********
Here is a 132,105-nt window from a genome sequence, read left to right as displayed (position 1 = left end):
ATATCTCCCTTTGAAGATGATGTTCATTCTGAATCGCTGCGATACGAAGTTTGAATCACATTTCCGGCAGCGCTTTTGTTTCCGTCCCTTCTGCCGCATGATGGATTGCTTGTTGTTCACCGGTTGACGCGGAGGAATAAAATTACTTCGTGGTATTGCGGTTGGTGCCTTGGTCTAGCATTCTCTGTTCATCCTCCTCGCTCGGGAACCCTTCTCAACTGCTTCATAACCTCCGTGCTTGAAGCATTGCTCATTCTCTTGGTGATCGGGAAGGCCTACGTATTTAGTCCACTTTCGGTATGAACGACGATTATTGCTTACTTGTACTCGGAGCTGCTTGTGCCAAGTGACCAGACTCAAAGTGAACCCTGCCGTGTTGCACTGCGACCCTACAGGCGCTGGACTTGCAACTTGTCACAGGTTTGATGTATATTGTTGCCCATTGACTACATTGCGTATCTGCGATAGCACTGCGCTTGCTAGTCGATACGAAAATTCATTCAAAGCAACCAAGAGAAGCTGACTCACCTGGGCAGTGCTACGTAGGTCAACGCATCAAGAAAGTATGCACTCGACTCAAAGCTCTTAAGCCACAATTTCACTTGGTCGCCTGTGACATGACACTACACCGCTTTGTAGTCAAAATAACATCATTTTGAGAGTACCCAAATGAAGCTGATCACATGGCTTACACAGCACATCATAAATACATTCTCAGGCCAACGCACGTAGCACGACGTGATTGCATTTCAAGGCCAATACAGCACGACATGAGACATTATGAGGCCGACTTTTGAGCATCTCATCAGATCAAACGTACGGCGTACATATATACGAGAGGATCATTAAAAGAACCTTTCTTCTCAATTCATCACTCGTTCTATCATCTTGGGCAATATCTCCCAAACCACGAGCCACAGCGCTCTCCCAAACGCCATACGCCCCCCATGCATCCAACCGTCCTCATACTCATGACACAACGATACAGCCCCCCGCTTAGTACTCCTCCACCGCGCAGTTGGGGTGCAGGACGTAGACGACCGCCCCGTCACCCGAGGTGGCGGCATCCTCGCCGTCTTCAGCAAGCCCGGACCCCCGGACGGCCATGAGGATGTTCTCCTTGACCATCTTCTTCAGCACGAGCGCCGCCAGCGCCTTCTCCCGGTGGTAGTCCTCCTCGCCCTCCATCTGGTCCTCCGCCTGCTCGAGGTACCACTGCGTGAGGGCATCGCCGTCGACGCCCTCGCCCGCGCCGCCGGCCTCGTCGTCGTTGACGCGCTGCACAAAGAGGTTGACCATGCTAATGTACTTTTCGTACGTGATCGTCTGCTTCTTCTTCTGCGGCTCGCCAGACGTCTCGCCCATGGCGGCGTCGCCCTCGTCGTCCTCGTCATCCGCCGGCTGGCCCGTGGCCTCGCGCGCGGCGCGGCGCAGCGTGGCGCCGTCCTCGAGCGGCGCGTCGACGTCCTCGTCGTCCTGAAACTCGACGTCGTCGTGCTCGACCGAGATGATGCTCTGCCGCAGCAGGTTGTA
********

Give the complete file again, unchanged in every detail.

Here is a 132,105-nt window from a genome sequence, read left to right as displayed (position 1 = left end):
ATATCTCCCTTTGAAGATGATGTTCATTCTGAATCGCTGCGATACGAAGTTTGAATCACATTTCCGGCAGCGCTTTTGTTTCCGTCCCTTCTGCCGCATGATGGATTGCTTGTTGTTCACCGGTTGACGCGGAGGAATAAAATTACTTCGTGGTATTGCGGTTGGTGCCTTGGTCTAGCATTCTCTGTTCATCCTCCTCGCTCGGGAACCCTTCTCAACTGCTTCATAACCTCCGTGCTTGAAGCATTGCTCATTCTCTTGGTGATCGGGAAGGCCTACGTATTTAGTCCACTTTCGGTATGAACGACGATTATTGCTTACTTGTACTCGGAGCTGCTTGTGCCAAGTGACCAGACTCAAAGTGAACCCTGCCGTGTTGCACTGCGACCCTACAGGCGCTGGACTTGCAACTTGTCACAGGTTTGATGTATATTGTTGCCCATTGACTACATTGCGTATCTGCGATAGCACTGCGCTTGCTAGTCGATACGAAAATTCATTCAAAGCAACCAAGAGAAGCTGACTCACCTGGGCAGTGCTACGTAGGTCAACGCATCAAGAAAGTATGCACTCGACTCAAAGCTCTTAAGCCACAATTTCACTTGGTCGCCTGTGACATGACACTACACCGCTTTGTAGTCAAAATAACATCATTTTGAGAGTACCCAAATGAAGCTGATCACATGGCTTACACAGCACATCATAAATACATTCTCAGGCCAACGCACGTAGCACGACGTGATTGCATTTCAAGGCCAATACAGCACGACATGAGACATTATGAGGCCGACTTTTGAGCATCTCATCAGATCAAACGTACGGCGTACATATATACGAGAGGATCATTAAAAGAACCTTTCTTCTCAATTCATCACTCGTTCTATCATCTTGGGCAATATCTCCCAAACCACGAGCCACAGCGCTCTCCCAAACGCCATACGCCCCCCATGCATCCAACCGTCCTCATACTCATGACACAACGATACAGCCCCCCGCTTAGTACTCCTCCACCGCGCAGTTGGGGTGCAGGACGTAGACGACCGCCCCGTCACCCGAGGTGGCGGCATCCTCGCCGTCTTCAGCAAGCCCGGACCCCCGGACGGCCATGAGGATGTTCTCCTTGACCATCTTCTTCAGCACGAGCGCCGCCAGCGCCTTCTCCCGGTGGTAGTCCTCCTCGCCCTCCATCTGGTCCTCCGCCTGCTCGAGGTACCACTGCGTGAGGGCATCGCCGTCGACGCCCTCGCCCGCGCCGCCGGCCTCGTCGTCGTTGACGCGCTGCACAAAGAGGTTGACCATGCTAATGTACTTTTCGTACGTGATCGTCTGCTTCTTCTTCTGCGGCTCGCCAGACGTCTCGCCCATGGCGGCGTCGCCCTCGTCGTCCTCGTCATCCGCCGGCTGGCCCGTGGCCTCGCGCGCGGCGCGGCGCAGCGTGGCGCCGTCCTCGAGCGGCGCGTCGACGTCCTCGTCGTCCTGAAACTCGACGTCGTCGTGCTCGACCGAGATGATGCTCTGCCGCAGCAGGTTGTA